Taylor Day grew up hearing and speaking Mohawk on the Akwesasne Reserve.
“My parents and my grandparents on both sides were pretty fluent in Mohawk,” the fourth-year Carleton University student said.
As a child, Day said she had no trouble carrying on a conversation in Mohawk because the language was spoken at home and at school. But this all changed when she left home for high school.
“I had to choose between French or Spanish and I couldn’t opt out . . . I lost a lot of my Mohawk because of that,” said Day. Akwesasne is about two hours south of Ottawa.
Day is among a growing number of Indigenous Peoples who can no longer speak their language.
In Ottawa-Gatineau there are about 17,790 people who identify as First Nations, 17,155 Métis and 1,280 Inuit. Fewer than 1,500 are able to speak their language, according to the 2016 census.
This problem is not just unique to Ottawa. In 2016, only 15.6 per cent of Indigenous peoples could speak their language — with 13.3 per cent of those individuals speaking their language at home, according to the the same census report.
In Canada, there are more than 70 Indigenous languages with hundreds of different dialects. Under UNESCO’s endangered languages criteria, more than two-thirds are endangered.
The 2016 census also reported that many of these languages are spoken by less than 10,000 people— some, by just hundreds.
In an effort to address this issue, the Liberal government tabled the Indigenous Languages Act on Feb. 5, which aims to revitalize and preserve Indigenous languages.
“It’s a good start,” Day said. “It’s really cool to see them actually making an effort, but there’s just so much to be done.”
Day said she hopes Bill C-91 will help fund language programs at all educational levels so more young people learn their language.
Not all are in favour of the new bill, however. The Inuit community in Ottawa calls it a “missed opportunity.”
Ottawa has the largest population of Inuit outside of the Arctic. Their language, Inuktitut, has official status in Nunavut and the Northwest Territories.
According to Inuit, the bill did not specifically address their right to speak their language nor did it provide the necessary provisions to support its revitalization, maintenance and promotion.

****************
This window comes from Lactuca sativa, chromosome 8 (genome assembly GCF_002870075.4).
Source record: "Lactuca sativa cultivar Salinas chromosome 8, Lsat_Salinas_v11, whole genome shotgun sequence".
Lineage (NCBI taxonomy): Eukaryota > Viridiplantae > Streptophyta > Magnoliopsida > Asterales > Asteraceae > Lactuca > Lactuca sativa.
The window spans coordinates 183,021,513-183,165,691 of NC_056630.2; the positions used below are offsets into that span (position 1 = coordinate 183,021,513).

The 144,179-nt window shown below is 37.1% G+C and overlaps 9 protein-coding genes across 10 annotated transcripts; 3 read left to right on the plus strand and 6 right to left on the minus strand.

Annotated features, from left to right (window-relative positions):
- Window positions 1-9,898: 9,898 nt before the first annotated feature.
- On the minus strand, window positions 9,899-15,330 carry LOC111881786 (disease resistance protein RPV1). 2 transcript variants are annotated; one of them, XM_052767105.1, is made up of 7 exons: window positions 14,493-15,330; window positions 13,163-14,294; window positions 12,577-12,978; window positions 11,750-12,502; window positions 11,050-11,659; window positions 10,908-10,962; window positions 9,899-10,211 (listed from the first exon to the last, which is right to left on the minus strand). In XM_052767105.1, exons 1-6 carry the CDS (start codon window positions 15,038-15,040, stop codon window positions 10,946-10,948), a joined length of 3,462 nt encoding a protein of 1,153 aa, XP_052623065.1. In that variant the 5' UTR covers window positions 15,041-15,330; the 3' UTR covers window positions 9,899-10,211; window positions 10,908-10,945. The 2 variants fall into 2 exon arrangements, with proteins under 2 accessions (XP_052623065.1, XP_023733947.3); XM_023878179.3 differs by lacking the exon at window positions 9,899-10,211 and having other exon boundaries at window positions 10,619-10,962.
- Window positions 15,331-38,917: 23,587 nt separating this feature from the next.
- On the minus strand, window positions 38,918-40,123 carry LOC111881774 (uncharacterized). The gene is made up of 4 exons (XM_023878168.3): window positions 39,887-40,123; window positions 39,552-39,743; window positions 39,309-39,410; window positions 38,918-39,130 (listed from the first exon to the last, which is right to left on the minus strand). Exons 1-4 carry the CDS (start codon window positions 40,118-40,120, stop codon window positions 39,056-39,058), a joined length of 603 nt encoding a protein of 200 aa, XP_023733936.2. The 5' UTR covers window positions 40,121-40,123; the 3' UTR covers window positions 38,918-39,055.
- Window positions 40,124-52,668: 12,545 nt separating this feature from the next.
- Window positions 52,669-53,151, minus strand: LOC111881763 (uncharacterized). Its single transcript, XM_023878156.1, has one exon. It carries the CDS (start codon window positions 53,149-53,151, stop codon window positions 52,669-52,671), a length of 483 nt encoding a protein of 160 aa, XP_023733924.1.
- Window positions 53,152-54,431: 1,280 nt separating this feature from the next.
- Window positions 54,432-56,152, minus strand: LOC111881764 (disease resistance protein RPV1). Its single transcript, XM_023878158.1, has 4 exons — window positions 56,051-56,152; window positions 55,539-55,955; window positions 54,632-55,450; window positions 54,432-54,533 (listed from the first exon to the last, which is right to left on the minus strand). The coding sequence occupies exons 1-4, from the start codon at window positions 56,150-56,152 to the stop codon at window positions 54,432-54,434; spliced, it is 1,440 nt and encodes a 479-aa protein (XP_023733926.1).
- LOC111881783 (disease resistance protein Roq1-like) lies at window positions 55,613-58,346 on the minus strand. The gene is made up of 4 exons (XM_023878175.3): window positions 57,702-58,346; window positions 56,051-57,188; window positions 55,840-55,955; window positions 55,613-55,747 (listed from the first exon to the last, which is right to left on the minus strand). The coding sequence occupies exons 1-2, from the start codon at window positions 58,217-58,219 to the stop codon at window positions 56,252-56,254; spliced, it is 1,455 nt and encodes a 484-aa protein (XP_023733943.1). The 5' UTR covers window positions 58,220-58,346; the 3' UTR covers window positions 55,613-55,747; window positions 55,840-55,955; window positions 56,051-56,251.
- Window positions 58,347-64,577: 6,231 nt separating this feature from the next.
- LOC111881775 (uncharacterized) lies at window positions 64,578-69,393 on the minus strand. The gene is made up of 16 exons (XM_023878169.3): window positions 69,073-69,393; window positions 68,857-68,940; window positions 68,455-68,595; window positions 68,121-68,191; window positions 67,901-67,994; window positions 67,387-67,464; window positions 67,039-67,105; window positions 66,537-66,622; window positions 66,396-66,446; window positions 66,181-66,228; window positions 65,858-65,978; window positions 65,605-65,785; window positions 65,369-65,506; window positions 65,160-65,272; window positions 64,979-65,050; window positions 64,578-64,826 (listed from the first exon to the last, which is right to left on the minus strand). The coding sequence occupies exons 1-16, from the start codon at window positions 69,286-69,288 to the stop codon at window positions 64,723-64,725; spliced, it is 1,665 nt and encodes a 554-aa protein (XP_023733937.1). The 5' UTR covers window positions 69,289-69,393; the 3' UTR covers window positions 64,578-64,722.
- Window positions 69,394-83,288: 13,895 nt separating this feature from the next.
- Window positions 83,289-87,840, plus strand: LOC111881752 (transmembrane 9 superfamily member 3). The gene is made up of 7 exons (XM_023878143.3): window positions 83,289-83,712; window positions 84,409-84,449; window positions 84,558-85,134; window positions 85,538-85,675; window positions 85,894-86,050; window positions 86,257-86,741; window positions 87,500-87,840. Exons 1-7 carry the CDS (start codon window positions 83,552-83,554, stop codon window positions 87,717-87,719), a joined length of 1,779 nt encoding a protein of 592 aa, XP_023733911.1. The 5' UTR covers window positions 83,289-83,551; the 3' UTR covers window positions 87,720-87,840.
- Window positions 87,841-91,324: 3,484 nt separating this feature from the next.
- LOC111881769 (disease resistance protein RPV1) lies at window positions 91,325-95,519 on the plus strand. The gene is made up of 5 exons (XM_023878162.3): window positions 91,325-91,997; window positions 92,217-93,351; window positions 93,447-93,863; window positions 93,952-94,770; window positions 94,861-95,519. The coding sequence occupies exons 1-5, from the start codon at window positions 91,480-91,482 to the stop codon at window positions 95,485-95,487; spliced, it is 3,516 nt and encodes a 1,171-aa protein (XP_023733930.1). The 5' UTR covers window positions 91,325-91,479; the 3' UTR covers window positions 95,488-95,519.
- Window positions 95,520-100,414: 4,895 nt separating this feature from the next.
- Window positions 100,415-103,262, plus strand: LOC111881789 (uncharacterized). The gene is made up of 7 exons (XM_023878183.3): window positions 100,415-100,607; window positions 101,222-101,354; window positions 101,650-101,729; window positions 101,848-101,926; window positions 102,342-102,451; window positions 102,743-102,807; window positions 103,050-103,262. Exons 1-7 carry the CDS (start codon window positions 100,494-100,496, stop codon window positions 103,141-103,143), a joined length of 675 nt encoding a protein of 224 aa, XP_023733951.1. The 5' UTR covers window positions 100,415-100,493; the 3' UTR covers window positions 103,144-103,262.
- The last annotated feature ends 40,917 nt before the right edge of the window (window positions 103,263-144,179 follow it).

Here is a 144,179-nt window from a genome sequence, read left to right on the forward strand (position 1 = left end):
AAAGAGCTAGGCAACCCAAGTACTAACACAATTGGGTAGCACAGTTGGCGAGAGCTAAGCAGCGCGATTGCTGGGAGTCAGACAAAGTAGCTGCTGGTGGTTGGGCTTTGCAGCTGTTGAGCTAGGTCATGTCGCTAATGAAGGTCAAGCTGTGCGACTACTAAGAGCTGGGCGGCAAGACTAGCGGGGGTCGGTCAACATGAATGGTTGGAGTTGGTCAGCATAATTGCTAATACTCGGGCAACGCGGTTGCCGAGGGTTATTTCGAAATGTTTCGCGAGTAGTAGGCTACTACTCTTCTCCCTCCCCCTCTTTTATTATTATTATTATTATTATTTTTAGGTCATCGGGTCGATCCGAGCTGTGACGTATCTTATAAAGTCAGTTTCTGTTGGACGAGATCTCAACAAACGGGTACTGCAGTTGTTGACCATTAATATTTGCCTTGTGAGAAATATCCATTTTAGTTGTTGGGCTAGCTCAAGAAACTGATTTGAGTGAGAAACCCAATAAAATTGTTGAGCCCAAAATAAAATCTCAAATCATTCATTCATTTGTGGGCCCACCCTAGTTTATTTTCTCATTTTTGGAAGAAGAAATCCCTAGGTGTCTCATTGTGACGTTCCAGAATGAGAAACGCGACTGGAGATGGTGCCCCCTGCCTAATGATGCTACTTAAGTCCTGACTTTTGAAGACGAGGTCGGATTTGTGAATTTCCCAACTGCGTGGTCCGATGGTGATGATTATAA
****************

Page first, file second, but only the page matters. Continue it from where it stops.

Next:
“Despite being characterized as a reconciliation and co-development initiative, the Government of Canada engaged Inuit in bad faith throughout this legislative initiative,” said Natan Obed, president of the Inuit Tapirit Kanatami. “The absence of any Inuit-specific content suggests this bill is yet another legislative initiative developed behind closed doors by a colonial system and then imposed on Inuit.”
The Inuit Tapirit Kanatami originally welcomed the legislation when it was raised in 2017 and had proposed solutions for remedying the challenges facing language revitalization. Obed said none of those suggestions were included in the proposed legislation.
“Our efforts to revitalize, maintain, and promote Inuktitut are often blunted by inequitable federal funding policies that task us with doing much more with far fewer resources than what French and English speakers receive,” Obed said. “At the same time, our people do not have the right to access federal services in Inuktitut, relegating it to a status beneath English and French.”
Donna Patrick, a professor of Indigeneity in Canada and the Arctic at Carleton University, said she shares some of these concerns.
“Part of the issue on this whole thing for even making the languages official Indigenous languages in the House of Commons has been who is going to be included,” she said. “How are we going to resource the translators, the interpreters. All that’s necessary in order to let this happen?”
The bill was created to implement Article 13 of The United Nations Declaration on the Rights of Indigenous Peoples, which guarantees Indigenous peoples rights to language, as well as honouring Calls to Action 13, 14 and 15 of the Truth and Reconciliation Commission of Canada.
Bill C-91 includes measures to ensure funding for Indigenous language programs and supports. The federal government, under this new legislation, would work with provinces, territories, Indigenous representatives and Indigenous governments to create an effective support system for Indigenous languages.
The legislation would also create a new Office of the Commissioner of Indigenous Languages, whose role it would be to ensure that the bill’s mandate is enforced.
Patrick said while she supports the spirit of the bill, she has concerns about how it will be implemented once passed.
“It’s very vague. There is no specific kind of money attached to the specific kinds of language revitalization programs. There’s certainly no talk about sustainability,” she said.
Despite her reservations, Patrick said there are many benefits that could come from language revitalization programs for Indigenous communities laid out in the new legislation.
“You engage people in language learning and teaching. If you have the funding to pay them, then those are jobs,” she said. “There can also be knowledge about food and about food preparation and health specifically, but also the health and well-being of just being able to have that knowledge associated with your grandparents, great-grandparents and great-great-grandparents.”